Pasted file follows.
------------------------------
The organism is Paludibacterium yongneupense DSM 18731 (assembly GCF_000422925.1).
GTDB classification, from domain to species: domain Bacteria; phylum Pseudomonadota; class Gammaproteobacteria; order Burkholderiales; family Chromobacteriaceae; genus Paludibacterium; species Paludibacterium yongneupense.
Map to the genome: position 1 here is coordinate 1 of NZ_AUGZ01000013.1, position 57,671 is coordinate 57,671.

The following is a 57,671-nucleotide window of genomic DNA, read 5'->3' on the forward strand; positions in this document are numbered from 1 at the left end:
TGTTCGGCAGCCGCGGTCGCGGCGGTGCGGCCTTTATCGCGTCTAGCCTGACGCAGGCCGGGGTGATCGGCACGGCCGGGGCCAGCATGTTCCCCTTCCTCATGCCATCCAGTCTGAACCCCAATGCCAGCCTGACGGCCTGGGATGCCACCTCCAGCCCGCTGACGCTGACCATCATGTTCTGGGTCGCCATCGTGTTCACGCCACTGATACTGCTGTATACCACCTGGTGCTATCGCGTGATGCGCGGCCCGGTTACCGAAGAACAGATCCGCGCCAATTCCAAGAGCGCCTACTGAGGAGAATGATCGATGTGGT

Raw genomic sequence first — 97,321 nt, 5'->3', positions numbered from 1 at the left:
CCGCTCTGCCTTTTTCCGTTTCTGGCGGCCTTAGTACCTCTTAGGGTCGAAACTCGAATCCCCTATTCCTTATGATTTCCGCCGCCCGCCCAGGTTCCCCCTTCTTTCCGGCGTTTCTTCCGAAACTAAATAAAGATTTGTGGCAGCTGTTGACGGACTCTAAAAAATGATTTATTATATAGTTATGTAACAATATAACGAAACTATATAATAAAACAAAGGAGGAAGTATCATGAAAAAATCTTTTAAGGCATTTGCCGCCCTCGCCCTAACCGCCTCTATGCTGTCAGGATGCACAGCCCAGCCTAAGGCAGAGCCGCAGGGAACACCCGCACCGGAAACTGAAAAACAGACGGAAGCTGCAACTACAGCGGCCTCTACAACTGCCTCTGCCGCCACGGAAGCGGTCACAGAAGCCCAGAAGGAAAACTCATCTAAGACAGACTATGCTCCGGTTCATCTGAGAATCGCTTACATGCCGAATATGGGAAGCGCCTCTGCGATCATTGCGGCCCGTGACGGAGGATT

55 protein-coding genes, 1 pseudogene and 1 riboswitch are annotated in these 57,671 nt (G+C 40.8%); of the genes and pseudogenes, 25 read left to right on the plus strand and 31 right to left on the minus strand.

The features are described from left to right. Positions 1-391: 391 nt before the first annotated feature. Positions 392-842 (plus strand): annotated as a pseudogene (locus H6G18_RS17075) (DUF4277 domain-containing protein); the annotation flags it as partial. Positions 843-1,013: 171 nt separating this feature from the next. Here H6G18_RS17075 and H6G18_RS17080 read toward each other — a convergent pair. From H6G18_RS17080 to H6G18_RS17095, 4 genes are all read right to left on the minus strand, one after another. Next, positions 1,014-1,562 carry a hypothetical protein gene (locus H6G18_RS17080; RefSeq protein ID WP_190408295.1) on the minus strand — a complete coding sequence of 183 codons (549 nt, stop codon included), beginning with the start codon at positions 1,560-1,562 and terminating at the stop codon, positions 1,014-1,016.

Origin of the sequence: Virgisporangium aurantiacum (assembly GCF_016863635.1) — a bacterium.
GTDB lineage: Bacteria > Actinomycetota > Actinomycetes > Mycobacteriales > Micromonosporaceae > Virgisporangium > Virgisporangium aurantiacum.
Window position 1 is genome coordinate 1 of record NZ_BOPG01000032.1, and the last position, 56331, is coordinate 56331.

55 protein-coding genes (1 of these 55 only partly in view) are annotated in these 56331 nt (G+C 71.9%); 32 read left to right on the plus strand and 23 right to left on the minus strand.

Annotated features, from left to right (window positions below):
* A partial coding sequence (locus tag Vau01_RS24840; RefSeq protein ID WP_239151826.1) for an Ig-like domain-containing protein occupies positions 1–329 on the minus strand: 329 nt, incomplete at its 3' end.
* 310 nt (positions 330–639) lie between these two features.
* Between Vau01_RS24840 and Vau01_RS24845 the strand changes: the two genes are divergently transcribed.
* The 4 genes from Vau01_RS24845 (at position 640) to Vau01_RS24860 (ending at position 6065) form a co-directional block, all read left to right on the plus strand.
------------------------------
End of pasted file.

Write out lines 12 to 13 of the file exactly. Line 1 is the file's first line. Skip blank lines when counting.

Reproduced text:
Window position 1 is genome coordinate 1 of record NZ_BOPG01000032.1, and the last position, 56331, is coordinate 56331.

55 protein-coding genes (1 of these 55 only partly in view) are annotated in these 56331 nt (G+C 71.9%); 32 read left to right on the plus strand and 23 right to left on the minus strand.